If there is a silver lining to Covid-19 (and we won’t know either the trajectory of the virus or the potential for a silver lining for quite some time) it might be a smack-in-the-face wake-up call that science is more important than political ideology when it comes to really important things.
This is not a right-versus-left problem; all sides of our increasingly divisive political landscape play loose with facts. Most recently, the problem has been with those denying the science of climate change, but we are now seeing the impact of turning our back on the science of pandemics in a hugely interconnected world.
We don’t know the severity of this particular outbreak yet, but at a minimum a lot of people are going to die, lives will be profoundly disrupted, and the monetary losses will be staggering. And Covid-19 is hardly the most virulent or dangerous bug we can imagine.
So what are the lessons here for the long run? For educators, it is the absolute moral imperative that we practice and teach the critical role of objective reasoning based on science, not ideology or faith. This does not mean that all science or scientists agree; that is far from the case. But objective reasoning is founded on a set of principles which, like the rule of law, work when we all observe them, and threaten the foundation of modern civil society when we don’t.
And for all of us, educators, parents, students, the lesson is that the world can be a very unfriendly place. Our modern comforts can disappear quickly if they are not tended. Things don’t go well just because they have in the past. Of all the policy issues that might press us into voting one way or another, how we invest, that might influence how we forecast our lives and those of our kids, I hope that we put respect for science and objective reasoning way high on our personal lists. If not, Covid-19 is just the opening act.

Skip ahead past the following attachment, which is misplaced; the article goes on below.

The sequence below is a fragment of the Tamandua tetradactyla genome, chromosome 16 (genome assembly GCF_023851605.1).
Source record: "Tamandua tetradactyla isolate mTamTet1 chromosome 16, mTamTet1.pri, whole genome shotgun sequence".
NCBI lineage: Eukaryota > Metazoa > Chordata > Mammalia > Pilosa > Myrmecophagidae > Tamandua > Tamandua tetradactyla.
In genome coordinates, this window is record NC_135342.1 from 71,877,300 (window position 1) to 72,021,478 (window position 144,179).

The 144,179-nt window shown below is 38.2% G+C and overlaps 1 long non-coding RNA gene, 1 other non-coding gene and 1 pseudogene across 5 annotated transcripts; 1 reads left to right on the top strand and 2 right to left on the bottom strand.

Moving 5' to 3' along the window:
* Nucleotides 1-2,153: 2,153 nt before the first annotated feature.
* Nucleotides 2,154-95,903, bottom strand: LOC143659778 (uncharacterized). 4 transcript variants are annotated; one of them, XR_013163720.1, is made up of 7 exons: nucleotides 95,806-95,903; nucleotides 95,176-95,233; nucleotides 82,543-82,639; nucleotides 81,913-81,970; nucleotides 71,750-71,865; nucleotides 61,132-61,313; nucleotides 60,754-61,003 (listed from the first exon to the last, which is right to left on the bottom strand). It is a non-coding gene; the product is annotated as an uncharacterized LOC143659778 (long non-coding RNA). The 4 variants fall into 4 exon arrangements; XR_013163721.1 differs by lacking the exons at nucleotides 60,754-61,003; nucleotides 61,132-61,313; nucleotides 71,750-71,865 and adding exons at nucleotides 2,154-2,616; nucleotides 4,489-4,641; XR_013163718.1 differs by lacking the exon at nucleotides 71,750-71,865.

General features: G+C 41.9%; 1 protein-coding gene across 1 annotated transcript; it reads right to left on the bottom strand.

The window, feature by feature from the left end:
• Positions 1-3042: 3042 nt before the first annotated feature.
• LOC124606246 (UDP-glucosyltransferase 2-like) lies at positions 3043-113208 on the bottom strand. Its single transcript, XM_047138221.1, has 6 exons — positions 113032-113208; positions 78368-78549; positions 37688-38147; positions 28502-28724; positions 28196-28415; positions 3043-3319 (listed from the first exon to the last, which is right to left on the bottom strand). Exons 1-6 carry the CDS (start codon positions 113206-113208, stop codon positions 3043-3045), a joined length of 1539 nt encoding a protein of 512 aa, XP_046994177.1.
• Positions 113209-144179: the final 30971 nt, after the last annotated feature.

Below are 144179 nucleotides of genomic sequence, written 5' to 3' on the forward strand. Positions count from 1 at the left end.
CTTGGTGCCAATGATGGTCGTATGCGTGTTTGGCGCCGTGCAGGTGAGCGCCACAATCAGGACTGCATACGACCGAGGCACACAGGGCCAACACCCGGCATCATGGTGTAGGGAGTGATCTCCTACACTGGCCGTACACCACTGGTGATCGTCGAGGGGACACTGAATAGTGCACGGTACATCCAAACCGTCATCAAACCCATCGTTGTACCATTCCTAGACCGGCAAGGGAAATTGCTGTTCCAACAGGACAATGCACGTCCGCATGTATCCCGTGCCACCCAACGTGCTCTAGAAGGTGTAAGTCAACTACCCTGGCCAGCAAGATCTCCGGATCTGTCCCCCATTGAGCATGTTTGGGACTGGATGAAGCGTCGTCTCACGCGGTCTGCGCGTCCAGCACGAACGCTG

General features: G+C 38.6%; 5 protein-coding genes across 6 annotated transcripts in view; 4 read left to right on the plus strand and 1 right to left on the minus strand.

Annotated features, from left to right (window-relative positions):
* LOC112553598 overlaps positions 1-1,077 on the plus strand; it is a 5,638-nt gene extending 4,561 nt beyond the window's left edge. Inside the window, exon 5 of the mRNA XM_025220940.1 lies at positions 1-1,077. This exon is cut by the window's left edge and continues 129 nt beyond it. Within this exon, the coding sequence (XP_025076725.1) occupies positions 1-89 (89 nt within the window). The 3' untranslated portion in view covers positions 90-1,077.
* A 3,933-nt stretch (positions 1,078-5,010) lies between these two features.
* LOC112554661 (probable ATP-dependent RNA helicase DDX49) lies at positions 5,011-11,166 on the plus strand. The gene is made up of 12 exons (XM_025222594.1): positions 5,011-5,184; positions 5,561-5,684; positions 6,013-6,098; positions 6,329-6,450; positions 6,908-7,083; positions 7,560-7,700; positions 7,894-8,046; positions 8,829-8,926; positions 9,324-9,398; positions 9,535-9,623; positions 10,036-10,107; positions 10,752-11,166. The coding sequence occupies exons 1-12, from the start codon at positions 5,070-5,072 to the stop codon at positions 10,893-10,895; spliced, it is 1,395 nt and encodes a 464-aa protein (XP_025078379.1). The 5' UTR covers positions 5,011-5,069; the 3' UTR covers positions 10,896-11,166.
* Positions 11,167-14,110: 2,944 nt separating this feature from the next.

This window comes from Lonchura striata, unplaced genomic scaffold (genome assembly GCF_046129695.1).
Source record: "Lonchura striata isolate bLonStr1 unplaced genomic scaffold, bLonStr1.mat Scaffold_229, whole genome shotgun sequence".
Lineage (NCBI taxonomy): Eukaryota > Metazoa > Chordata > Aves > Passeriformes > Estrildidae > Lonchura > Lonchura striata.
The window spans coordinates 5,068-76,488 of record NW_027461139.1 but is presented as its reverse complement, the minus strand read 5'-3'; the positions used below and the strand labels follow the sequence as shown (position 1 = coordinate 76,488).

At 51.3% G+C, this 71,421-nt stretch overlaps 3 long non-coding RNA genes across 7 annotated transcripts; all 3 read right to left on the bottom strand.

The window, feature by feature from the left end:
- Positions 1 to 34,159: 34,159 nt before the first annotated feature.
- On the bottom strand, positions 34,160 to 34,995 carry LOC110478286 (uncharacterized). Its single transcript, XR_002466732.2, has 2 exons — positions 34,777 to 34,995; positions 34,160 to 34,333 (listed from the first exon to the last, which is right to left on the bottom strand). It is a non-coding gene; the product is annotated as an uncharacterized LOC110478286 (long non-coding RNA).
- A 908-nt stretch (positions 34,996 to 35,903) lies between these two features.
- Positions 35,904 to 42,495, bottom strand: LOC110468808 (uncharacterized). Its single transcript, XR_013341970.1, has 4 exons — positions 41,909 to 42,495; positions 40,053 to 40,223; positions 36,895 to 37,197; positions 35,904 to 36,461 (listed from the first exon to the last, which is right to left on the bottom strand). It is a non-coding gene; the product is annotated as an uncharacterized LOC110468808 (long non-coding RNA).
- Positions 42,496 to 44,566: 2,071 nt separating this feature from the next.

As I finished writing this short blog, I got an email from the Institute For The Future in Palo Alto, a future-fcoused think tank founded by visionary Marina Gorbis, and one I draw on for some of my own workshop activities and thinking. They are sharing the following resources:
This explainer video is an easy-to-understand 9-minute course on the fundamentals of epidemiology. Key takeaway: the number of recorded coronavirus cases outside mainland China is increasing by a factor of 10 every 16 days.
Yascha Mounk’s article in The Atlantic, “Cancel Everything.” Key takeaway: “so far only one measure has been effective against the coronavirus: extreme social distancing.”
The Coronavirus Tech Handbook is an open-sourced list of resources for citizen-scientists, makers, and others interested in learning how to help. Key takeaway: crowd-sourced activity around responses to COVID-19 is immense, and is an important source of informative signals to consider.
What are the consequences of the COVID-19 pandemic?
Venture capitalist Azeem Azhar discusses six ways coronavirus will change our world. Key takeaway: prepare for a shift from fragile global supply chains to “networked, decentralized and resilient” models.
Other Respiratory Viruses lists eight social benefits gained from developing effective response mechanisms to pandemics. Key takeaway: there are many “potential collateral benefits from pandemic planning and preparations that can be realized regardless of a future pandemic occurring.”
How can we better prepare ourselves for the next future shock:
“The Future as a Way of Life,” that the only way to effectively deal with black swan events is through a “massively public endeavor” to envision and make the future. Key takeaway: “futures thinking is an essential 21st century skill: we need to cultivate it widely in everything we do.”
“Counterfactual Thinking Is the Key to Creativity — and a Vaccine against Future Shock.” Key takeaway: “to invent something new, or make any kind of change in your society, you first have to be able to imagine how things can be different.”